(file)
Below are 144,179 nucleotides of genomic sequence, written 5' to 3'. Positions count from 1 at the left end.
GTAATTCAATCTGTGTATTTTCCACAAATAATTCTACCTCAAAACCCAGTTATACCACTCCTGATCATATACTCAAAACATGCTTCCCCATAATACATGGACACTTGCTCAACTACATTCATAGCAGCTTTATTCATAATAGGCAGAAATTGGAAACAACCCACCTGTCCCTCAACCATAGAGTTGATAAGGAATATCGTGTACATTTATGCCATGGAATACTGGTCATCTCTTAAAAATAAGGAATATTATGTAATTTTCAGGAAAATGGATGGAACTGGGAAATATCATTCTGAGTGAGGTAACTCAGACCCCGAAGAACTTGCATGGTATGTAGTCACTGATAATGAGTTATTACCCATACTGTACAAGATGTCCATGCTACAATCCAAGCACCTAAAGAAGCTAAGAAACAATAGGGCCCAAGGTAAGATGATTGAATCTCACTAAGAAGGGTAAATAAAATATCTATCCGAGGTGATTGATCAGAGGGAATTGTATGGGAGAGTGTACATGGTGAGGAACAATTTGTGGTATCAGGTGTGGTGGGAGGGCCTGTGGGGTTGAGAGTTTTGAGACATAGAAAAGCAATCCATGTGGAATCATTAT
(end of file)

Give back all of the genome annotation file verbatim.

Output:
Below are 144,179 nucleotides of genomic sequence, written 5' to 3'. Positions count from 1 at the left end.
GTAATTCAATCTGTGTATTTTCCACAAATAATTCTACCTCAAAACCCAGTTATACCACTCCTGATCATATACTCAAAACATGCTTCCCCATAATACATGGACACTTGCTCAACTACATTCATAGCAGCTTTATTCATAATAGGCAGAAATTGGAAACAACCCACCTGTCCCTCAACCATAGAGTTGATAAGGAATATCGTGTACATTTATGCCATGGAATACTGGTCATCTCTTAAAAATAAGGAATATTATGTAATTTTCAGGAAAATGGATGGAACTGGGAAATATCATTCTGAGTGAGGTAACTCAGACCCCGAAGAACTTGCATGGTATGTAGTCACTGATAATGAGTTATTACCCATACTGTACAAGATGTCCATGCTACAATCCAAGCACCTAAAGAAGCTAAGAAACAATAGGGCCCAAGGTAAGATGATTGAATCTCACTAAGAAGGGTAAATAAAATATCTATCCGAGGTGATTGATCAGAGGGAATTGTATGGGAGAGTGTACATGGTGAGGAACAATTTGTGGTATCAGGTGTGGTGGGAGGGCCTGTGGGGTTGAGAGTTTTGAGACATAGAAAAGCAATCCATGTGGAATCATTAT